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Let’s Talk About Mental Health: When your own recovery becomes a blueprint for helping others 

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“In life, we are most qualified to help the person we used to be.” -unknown 

By Shannon Steele EBS COLUMNIST 

Contributor’s note: This article was made possible through the collaboration of Andy Malby, Andy Pilch, Hope Finch and Shannon Steele.

A new program in Big Sky connects those struggling with substance abuse with peers who have found a road to recovery. The program is made possible by a partnership between the Big Sky Behavioral Health Coalition and the Rimrock Foundation of Billings, which focuses on addressing a critical need in Big Sky: accessing substance use supports to aid in recovery.  

People with lived experience are uniquely positioned to help others live a recovery-oriented lifestyle, no matter what they are recovering from—addiction or other mental health issues. In Big Sky, connecting with a peer support specialist is not only free, but also eliminates barriers that many face in starting the road to recovery. The impact of peers is especially profound because you can walk beside someone on your recovery journey, and receive non-judgmental guidance rooted in lived experience.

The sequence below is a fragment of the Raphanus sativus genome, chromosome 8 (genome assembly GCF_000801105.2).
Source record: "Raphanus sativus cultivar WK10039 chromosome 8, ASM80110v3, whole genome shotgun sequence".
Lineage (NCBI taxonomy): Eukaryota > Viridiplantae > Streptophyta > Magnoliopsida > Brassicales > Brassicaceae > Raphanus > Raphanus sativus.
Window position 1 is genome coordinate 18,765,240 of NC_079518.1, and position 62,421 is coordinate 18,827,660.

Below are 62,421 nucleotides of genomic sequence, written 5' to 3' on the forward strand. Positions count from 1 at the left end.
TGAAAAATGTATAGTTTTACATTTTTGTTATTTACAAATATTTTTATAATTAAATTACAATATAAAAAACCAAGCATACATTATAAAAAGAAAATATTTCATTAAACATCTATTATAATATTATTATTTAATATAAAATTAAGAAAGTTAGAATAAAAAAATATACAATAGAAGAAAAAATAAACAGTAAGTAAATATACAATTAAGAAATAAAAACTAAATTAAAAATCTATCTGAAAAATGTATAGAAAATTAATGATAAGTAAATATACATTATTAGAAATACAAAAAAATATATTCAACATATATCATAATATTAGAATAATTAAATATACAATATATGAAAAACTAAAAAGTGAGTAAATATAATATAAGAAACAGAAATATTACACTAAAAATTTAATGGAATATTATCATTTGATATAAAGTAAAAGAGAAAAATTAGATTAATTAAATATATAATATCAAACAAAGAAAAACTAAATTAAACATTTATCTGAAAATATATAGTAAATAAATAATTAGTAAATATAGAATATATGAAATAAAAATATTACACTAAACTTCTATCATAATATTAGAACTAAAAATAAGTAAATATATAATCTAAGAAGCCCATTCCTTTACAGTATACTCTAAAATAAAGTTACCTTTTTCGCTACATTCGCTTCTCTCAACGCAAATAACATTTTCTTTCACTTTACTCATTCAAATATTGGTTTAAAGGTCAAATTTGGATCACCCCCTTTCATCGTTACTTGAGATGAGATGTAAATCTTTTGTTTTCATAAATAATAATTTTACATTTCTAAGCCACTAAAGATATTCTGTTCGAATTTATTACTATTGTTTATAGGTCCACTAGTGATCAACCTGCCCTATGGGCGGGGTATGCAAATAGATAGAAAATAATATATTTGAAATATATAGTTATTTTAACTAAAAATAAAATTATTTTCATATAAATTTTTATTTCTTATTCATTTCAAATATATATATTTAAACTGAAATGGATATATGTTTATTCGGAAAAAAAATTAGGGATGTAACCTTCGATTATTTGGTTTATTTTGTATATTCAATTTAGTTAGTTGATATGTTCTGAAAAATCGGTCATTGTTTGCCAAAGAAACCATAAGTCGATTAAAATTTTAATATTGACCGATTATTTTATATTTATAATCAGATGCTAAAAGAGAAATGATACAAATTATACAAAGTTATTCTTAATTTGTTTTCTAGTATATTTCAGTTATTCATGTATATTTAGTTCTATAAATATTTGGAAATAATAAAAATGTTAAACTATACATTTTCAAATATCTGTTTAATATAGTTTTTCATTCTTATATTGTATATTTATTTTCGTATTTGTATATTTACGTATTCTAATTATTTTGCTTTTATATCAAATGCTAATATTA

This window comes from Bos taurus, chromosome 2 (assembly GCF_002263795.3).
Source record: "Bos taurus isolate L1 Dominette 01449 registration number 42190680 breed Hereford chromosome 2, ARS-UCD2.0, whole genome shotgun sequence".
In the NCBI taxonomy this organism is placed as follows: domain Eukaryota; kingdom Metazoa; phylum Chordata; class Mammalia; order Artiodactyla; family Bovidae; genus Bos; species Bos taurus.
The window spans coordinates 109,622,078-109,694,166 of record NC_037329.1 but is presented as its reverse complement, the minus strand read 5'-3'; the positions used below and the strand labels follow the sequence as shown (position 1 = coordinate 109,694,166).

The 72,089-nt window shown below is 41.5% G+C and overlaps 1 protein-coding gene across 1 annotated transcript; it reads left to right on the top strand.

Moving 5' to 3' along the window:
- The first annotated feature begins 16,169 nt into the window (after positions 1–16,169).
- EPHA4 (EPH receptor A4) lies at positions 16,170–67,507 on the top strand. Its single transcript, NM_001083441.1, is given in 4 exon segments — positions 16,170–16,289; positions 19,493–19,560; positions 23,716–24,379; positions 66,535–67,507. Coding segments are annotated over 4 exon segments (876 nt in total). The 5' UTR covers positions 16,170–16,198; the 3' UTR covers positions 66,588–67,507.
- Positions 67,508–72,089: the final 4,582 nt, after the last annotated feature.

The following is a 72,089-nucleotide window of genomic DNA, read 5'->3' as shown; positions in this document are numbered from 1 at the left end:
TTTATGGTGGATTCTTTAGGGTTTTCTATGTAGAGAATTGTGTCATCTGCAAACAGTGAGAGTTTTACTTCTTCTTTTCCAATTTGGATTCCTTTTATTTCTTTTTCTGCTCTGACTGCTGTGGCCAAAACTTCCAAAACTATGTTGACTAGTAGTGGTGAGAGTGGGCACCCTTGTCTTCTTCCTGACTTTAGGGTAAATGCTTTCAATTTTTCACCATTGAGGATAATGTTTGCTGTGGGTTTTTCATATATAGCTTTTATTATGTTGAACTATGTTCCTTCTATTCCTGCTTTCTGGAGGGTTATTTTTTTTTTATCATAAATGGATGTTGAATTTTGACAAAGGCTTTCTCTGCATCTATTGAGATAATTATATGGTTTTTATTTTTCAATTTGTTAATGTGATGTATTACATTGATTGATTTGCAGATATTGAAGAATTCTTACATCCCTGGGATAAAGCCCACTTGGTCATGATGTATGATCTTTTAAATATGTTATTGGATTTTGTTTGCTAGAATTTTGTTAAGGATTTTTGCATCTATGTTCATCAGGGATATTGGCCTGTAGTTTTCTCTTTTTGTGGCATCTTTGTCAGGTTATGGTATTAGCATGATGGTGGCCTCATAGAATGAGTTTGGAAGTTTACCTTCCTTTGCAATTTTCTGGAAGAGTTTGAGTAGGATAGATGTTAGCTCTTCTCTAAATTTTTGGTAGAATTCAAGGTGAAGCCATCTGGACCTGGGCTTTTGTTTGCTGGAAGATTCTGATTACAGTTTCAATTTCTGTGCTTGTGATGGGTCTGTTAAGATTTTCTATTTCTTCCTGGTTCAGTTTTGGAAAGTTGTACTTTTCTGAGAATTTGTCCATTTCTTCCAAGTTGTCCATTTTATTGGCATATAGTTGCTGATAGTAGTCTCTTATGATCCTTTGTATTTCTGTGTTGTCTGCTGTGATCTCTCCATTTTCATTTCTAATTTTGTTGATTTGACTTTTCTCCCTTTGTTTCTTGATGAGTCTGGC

Overcoming obstacles 

There’s an axiom favored by people in recovery which states, “you only have to change one thing in recovery—everything!”  

Andy Malby, a peer support specialist with the Rimrock Foundation and now a local Big Sky resource, shared, “I have found this to be true in my recovery: new friends and associates, a new daily routine, and a commitment to going to any length to protect my recovery, among other changes. It’s all been based on personal willingness to overcome fear of change.” 

Fear, among other barriers to admitting you have a problem, asking for help, or accessing care can easily trap you into thinking recovery and healing are impossible. Statistics and others’ lived experience will tell you that you are not alone in this. A large number of people need treatment but don’t receive it.